The Leslie Powell Gallery is preparing to open its first exhibitions of 2020 this week.

“Patchwork” is a collection of paintings by Karyn Ortega that was created to represent the emotion and healing from death, particularly infant loss.

“Waiting Room” by Fari Rahimi is a new series of work designed to convey the overwhelming physical, emotional, and financial burdens of acute illness.

PATCHWORK

For Ortega, a Lawton native, this will mark her first solo exhibition.

“It’s exciting, but I’m nervous. More excited than nervous though,” Ortega said. “This is my hometown. It’s nice to get to show my work to this community, to have some people that maybe knew me when I was growing up get to see it.”

Ortega has wanted to explore the theme of death and healing for many years. The opportunity to present a solo exhibit at the gallery was her chance to finally act on this desire.

Her exhibit, “Patchwork,” is split between two sub-themes: darkness of loss and the healing process. A majority of the work includes a quilt-like pattern, which is symbolic of the connection between life and death. Ortega uses animals, in particular horses, to depict emotion in her work.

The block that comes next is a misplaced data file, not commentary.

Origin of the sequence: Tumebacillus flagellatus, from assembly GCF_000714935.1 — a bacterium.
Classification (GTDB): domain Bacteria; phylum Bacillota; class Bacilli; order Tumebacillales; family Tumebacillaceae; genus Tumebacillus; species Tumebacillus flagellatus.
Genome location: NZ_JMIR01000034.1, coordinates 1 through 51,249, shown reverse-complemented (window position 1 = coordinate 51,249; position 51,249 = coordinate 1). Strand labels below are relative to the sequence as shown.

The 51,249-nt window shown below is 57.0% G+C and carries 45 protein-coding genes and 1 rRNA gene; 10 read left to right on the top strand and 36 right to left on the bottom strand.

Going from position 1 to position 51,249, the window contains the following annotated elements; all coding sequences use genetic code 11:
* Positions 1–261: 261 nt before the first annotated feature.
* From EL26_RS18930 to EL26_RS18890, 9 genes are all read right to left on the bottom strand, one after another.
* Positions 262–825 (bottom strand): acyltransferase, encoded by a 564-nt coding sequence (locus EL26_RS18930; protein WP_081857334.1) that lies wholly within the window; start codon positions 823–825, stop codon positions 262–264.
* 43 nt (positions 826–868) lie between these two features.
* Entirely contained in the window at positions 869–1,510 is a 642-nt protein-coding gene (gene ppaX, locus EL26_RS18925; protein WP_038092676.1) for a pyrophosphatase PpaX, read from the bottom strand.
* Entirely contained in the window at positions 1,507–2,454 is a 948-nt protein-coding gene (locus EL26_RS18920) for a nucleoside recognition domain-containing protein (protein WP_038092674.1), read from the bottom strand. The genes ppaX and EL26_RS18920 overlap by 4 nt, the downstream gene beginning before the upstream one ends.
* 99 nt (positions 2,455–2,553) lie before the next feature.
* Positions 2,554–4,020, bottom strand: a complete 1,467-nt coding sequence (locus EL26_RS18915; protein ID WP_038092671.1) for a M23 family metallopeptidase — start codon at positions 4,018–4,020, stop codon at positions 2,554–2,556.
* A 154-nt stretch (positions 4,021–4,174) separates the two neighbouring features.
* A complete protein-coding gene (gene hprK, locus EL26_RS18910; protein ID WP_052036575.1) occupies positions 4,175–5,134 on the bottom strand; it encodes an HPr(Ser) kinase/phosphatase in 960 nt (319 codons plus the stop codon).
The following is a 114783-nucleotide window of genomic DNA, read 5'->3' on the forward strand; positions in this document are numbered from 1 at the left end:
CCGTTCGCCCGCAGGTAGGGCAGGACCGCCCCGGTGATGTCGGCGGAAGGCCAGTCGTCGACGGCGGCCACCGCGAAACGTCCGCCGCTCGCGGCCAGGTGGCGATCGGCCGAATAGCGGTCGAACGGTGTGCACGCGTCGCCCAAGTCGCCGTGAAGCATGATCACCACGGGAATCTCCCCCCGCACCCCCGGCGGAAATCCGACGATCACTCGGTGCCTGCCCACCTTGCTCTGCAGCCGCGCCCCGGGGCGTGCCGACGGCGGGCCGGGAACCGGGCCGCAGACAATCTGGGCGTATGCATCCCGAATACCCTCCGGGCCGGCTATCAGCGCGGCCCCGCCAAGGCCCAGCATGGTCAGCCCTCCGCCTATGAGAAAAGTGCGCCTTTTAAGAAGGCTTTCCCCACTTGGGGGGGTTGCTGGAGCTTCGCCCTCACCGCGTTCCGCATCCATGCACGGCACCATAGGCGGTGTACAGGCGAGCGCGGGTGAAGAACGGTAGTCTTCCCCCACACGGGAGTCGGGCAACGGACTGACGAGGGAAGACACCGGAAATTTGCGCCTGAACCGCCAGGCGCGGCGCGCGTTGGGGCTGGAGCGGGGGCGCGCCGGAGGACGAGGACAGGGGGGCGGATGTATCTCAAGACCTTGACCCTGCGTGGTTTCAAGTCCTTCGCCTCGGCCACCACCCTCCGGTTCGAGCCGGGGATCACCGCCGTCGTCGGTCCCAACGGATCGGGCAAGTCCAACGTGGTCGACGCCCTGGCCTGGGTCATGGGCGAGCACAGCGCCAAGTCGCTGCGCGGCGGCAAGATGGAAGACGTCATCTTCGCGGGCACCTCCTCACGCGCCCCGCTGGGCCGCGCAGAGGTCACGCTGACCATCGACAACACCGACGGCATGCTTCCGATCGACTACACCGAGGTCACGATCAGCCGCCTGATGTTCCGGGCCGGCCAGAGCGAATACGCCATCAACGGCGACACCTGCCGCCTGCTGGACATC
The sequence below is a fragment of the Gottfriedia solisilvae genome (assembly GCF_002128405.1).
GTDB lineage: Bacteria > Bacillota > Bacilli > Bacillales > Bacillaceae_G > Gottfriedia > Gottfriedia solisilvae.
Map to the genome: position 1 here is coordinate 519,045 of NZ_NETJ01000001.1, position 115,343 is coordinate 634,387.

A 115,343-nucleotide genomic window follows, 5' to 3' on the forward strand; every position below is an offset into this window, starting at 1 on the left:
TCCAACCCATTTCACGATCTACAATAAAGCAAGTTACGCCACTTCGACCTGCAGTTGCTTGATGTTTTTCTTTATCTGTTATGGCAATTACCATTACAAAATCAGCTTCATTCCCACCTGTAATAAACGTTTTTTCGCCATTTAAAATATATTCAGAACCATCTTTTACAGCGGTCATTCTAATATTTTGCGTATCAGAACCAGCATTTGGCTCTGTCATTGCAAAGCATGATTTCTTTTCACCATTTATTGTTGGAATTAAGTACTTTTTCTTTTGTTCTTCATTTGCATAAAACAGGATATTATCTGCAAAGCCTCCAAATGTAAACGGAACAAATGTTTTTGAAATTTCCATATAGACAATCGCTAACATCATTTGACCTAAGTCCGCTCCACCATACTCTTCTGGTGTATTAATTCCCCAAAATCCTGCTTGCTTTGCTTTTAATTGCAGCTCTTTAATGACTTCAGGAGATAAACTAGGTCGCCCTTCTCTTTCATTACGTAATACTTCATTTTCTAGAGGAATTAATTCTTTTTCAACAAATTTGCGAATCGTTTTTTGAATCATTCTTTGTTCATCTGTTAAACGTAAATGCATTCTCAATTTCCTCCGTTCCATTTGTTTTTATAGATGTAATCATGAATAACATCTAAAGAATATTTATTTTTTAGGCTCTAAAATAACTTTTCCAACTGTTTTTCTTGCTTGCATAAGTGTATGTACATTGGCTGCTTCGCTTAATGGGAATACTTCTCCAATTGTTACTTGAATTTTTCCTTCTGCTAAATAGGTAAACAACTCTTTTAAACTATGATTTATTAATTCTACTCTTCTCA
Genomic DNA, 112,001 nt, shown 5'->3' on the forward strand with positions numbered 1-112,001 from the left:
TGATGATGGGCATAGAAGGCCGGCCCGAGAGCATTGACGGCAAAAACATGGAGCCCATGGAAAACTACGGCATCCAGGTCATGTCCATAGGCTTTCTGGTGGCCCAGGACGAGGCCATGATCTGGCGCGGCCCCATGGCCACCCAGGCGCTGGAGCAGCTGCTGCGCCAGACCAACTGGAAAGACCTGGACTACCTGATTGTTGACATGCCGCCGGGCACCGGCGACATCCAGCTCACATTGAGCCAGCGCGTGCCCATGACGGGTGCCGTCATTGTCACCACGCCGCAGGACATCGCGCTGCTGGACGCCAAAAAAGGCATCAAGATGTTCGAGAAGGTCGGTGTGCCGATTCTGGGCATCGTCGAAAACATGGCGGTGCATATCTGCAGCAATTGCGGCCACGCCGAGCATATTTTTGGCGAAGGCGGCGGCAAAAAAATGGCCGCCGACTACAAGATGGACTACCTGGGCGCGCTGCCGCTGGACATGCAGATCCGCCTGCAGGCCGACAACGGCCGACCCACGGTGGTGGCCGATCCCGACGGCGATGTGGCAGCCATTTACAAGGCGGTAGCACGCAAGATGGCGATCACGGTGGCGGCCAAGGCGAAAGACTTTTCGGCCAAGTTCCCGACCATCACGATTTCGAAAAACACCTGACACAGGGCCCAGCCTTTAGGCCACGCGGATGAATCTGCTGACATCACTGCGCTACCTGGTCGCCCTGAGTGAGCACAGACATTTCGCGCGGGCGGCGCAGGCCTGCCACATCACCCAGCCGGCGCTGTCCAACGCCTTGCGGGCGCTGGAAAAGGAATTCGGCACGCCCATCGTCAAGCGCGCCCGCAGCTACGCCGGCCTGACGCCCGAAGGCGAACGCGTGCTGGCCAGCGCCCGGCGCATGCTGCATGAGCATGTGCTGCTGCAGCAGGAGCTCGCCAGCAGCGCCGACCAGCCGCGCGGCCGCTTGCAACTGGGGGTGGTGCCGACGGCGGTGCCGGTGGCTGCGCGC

“I feel like (using animals) is more of a challenge,” Ortega said. “If you have a person you can easily put an expression on her face. But with animals, it’s all body language. I feel like it makes the viewer digest the painting slowly instead of just saying ‘oh this is a happy painting or a sad painting.’”

While her collection is themed around death, Ortega doesn’t want the exhibit to be seen as macabre or gruesome in any way. She wants viewers to have a positive experience.

“Death is a part of life, and sometimes people don’t want to think about that. But when we learn how to live with it and accept it, and deal with it in a healthy way … we can look at it an understand that it’s going to be OK,” Ortega said.

Ortega herself was inspired by her own loss, having had two pregnancy losses in her past.

“I wanted to take my loss and grief and turn it into something constructive instead of destructive,” Ortega said.

WAITING ROOM

Originally from Tehran, Iran, Rahimi relocated to the United States at the age of 19. She is a Cameron University Art Department alumnus and holds her Master of Fine Art degree from the University of North Texas. She resides in Denton, Texas.

“Waiting Room” is a new series of work designed to convey the overwhelming physical, emotional and financial burdens of acute illness.

“As public health becomes less of a fundamental human right and more of a commodity, this series is a call to action to end the ruthless exploitation of our most vulnerable population,” Rahimi said.

The series consists of sculptural work and installations. “Waiting Room” also utilizes medical supplies and a cold, sterile aesthetic to create a visceral, abstract narrative.

The work of Rahimi and Ortega will be on display at the Leslie Powell Gallery beginning with an opening reception from 6-8 p.m. Saturday. Light refreshments will be served. This event is free and open to the public. After the reception, the exhibitions will be free to view through Feb. 28.

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